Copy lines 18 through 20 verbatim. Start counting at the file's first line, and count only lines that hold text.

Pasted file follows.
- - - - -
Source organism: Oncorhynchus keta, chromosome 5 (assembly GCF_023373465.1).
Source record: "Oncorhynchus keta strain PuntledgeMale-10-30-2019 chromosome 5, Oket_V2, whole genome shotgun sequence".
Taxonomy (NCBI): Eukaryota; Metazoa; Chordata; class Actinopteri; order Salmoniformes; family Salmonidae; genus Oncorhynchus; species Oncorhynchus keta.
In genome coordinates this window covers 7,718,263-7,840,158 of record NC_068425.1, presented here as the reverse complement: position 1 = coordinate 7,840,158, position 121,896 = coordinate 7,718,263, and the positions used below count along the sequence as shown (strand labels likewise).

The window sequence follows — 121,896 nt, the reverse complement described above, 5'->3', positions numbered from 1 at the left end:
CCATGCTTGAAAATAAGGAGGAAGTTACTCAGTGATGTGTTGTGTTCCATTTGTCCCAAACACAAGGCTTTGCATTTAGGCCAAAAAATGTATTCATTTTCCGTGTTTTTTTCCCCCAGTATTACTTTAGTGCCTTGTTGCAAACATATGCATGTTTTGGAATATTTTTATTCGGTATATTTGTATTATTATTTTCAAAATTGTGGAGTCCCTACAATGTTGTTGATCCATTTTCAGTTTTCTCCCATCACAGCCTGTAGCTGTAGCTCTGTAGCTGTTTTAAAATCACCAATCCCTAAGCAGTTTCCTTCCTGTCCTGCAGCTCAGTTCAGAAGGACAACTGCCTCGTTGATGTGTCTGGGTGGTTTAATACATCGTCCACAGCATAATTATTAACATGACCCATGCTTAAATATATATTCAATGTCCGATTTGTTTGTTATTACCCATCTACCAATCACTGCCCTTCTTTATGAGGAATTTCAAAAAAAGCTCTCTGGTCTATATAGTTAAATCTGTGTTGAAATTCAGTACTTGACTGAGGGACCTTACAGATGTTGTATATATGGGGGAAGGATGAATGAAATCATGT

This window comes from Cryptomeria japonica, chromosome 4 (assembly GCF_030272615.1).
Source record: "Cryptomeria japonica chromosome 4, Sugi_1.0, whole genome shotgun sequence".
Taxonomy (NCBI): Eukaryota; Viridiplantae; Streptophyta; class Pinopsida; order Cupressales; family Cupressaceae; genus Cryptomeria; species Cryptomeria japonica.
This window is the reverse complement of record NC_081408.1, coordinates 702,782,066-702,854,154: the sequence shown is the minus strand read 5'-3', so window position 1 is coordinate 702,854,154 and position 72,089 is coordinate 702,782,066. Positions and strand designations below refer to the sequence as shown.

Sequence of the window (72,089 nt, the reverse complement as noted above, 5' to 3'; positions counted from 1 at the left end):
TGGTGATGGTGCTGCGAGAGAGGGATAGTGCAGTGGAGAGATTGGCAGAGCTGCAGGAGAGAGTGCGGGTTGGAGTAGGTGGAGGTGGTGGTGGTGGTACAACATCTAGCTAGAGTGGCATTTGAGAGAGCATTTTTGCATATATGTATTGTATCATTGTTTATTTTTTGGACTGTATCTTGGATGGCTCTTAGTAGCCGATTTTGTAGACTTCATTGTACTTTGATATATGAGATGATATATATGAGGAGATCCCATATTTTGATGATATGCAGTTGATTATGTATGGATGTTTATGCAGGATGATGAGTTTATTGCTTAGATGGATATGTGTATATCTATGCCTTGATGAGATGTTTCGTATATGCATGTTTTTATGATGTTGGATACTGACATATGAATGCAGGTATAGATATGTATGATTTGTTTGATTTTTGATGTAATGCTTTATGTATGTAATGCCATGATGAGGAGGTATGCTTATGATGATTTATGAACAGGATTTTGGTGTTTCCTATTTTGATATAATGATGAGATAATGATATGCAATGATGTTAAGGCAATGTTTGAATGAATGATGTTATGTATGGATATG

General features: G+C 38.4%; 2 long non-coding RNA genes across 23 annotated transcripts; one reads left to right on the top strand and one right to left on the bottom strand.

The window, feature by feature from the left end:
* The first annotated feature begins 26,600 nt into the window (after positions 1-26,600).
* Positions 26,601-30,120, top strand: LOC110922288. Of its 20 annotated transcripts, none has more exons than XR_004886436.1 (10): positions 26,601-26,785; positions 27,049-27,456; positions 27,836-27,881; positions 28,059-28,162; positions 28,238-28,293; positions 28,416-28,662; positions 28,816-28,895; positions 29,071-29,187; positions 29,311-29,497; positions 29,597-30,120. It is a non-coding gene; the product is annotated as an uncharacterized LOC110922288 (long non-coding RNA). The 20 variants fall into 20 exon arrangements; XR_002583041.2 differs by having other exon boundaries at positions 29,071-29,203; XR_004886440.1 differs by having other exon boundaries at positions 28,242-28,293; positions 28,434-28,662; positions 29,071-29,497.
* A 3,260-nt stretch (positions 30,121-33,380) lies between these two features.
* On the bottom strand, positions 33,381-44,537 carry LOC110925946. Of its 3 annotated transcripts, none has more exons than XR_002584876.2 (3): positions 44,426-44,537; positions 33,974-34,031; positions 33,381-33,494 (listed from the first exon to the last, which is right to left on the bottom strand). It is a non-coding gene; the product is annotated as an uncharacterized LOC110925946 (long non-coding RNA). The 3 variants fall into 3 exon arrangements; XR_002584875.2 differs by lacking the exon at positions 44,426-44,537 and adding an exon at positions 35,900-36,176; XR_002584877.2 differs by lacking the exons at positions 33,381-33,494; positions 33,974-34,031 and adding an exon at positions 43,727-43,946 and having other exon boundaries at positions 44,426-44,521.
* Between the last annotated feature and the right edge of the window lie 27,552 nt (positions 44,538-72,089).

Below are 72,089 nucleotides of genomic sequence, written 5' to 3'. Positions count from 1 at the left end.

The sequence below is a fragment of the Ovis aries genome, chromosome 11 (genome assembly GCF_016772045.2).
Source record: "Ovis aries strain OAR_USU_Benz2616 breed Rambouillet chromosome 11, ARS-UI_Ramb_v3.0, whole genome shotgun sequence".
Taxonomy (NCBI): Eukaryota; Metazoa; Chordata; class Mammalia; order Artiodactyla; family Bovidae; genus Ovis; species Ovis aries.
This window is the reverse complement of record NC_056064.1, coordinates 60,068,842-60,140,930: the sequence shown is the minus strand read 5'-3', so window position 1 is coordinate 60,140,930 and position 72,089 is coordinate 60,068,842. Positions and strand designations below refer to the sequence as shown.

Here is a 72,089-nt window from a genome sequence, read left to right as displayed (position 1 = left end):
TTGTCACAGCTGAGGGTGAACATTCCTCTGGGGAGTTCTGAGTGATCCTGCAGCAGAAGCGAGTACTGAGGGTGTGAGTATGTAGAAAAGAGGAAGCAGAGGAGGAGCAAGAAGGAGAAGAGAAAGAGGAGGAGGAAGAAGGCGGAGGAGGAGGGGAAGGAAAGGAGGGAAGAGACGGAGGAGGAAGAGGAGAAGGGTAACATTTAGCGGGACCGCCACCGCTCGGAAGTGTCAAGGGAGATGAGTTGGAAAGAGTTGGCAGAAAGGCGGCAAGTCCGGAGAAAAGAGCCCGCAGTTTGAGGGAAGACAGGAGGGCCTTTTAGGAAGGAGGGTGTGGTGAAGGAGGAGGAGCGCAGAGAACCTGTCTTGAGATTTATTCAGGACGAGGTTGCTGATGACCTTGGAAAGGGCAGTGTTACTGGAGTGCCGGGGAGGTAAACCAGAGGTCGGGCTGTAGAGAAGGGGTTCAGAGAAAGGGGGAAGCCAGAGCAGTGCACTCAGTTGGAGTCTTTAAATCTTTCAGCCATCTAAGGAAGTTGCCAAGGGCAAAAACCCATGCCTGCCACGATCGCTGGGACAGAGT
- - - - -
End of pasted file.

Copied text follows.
* On the bottom strand, positions 33,381-44,537 carry LOC110925946. Of its 3 annotated transcripts, none has more exons than XR_002584876.2 (3): positions 44,426-44,537; positions 33,974-34,031; positions 33,381-33,494 (listed from the first exon to the last, which is right to left on the bottom strand). It is a non-coding gene; the product is annotated as an uncharacterized LOC110925946 (long non-coding RNA). The 3 variants fall into 3 exon arrangements; XR_002584875.2 differs by lacking the exon at positions 44,426-44,537 and adding an exon at positions 35,900-36,176; XR_002584877.2 differs by lacking the exons at positions 33,381-33,494; positions 33,974-34,031 and adding an exon at positions 43,727-43,946 and having other exon boundaries at positions 44,426-44,521.
* Between the last annotated feature and the right edge of the window lie 27,552 nt (positions 44,538-72,089).

Below are 72,089 nucleotides of genomic sequence, written 5' to 3'. Positions count from 1 at the left end.